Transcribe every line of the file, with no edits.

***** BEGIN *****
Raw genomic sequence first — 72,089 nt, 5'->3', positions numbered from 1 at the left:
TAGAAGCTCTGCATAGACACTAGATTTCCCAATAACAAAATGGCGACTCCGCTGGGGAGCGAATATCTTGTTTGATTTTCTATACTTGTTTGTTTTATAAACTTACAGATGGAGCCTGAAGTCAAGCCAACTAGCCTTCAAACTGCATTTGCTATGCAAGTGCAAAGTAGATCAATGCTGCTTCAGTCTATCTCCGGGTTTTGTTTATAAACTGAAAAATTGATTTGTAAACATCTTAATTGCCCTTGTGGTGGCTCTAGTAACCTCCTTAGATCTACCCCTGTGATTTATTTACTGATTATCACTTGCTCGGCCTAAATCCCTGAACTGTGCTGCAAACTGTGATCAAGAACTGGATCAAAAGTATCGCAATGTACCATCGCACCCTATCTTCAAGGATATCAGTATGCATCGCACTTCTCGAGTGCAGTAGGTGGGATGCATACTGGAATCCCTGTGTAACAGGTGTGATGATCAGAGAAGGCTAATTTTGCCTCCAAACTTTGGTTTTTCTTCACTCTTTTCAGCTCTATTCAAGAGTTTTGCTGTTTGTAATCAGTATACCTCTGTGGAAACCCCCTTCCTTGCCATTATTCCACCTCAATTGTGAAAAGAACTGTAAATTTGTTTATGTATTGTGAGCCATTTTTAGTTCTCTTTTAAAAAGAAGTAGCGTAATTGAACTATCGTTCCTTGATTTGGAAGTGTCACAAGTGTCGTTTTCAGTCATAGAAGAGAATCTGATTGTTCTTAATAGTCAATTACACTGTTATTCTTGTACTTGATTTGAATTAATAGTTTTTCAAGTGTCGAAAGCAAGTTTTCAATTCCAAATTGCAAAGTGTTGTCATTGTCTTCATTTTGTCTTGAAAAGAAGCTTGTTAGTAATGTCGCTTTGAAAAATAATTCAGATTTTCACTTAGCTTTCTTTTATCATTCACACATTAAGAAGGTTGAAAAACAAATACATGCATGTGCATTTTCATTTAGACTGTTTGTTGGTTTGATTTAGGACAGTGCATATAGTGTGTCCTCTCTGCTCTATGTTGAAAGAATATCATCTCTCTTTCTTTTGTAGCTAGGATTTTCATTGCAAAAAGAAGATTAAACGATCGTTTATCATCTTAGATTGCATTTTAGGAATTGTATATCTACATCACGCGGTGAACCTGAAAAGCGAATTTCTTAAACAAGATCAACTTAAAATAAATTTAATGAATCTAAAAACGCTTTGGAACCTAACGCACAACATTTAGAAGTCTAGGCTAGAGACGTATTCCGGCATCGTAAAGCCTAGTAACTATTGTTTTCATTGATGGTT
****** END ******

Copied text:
Raw genomic sequence first — 72,089 nt, 5'->3', positions numbered from 1 at the left:
TAGAAGCTCTGCATAGACACTAGATTTCCCAATAACAAAATGGCGACTCCGCTGGGGAGCGAATATCTTGTTTGATTTTCTATACTTGTTTGTTTTATAAACTTACAGATGGAGCCTGAAGTCAAGCCAACTAGCCTTCAAACTGCATTTGCTATGCAAGTGCAAAGTAGATCAATGCTGCTTCAGTCTATCTCCGGGTTTTGTTTATAAACTGAAAAATTGATTTGTAAACATCTTAATTGCCCTTGTGGTGGCTCTAGTAACCTCCTTAGATCTACCCCTGTGATTTATTTACTGATTATCACTTGCTCGGCCTAAATCCCTGAACTGTGCTGCAAACTGTGATCAAGAACTGGATCAAAAGTATCGCAATGTACCATCGCACCCTATCTTCAAGGATATCAGTATGCATCGCACTTCTCGAGTGCAGTAGGTGGGATGCATACTGGAATCCCTGTGTAACAGGTGTGATGATCAGAGAAGGCTAATTTTGCCTCCAAACTTTGGTTTTTCTTCACTCTTTTCAGCTCTATTCAAGAGTTTTGCTGTTTGTAATCAGTATACCTCTGTGGAAACCCCCTTCCTTGCCATTATTCCACCTCAATTGTGAAAAGAACTGTAAATTTGTTTATGTATTGTGAGCCATTTTTAGTTCTCTTTTAAAAAGAAGTAGCGTAATTGAACTATCGTTCCTTGATTTGGAAGTGTCACAAGTGTCGTTTTCAGTCATAGAAGAGAATCTGATTGTTCTTAATAGTCAATTACACTGTTATTCTTGTACTTGATTTGAATTAATAGTTTTTCAAGTGTCGAAAGCAAGTTTTCAATTCCAAATTGCAAAGTGTTGTCATTGTCTTCATTTTGTCTTGAAAAGAAGCTTGTTAGTAATGTCGCTTTGAAAAATAATTCAGATTTTCACTTAGCTTTCTTTTATCATTCACACATTAAGAAGGTTGAAAAACAAATACATGCATGTGCATTTTCATTTAGACTGTTTGTTGGTTTGATTTAGGACAGTGCATATAGTGTGTCCTCTCTGCTCTATGTTGAAAGAATATCATCTCTCTTTCTTTTGTAGCTAGGATTTTCATTGCAAAAAGAAGATTAAACGATCGTTTATCATCTTAGATTGCATTTTAGGAATTGTATATCTACATCACGCGGTGAACCTGAAAAGCGAATTTCTTAAACAAGATCAACTTAAAATAAATTTAATGAATCTAAAAACGCTTTGGAACCTAACGCACAACATTTAGAAGTCTAGGCTAGAGACGTATTCCGGCATCGTAAAGCCTAGTAACTATTGTTTTCATTGATGGTT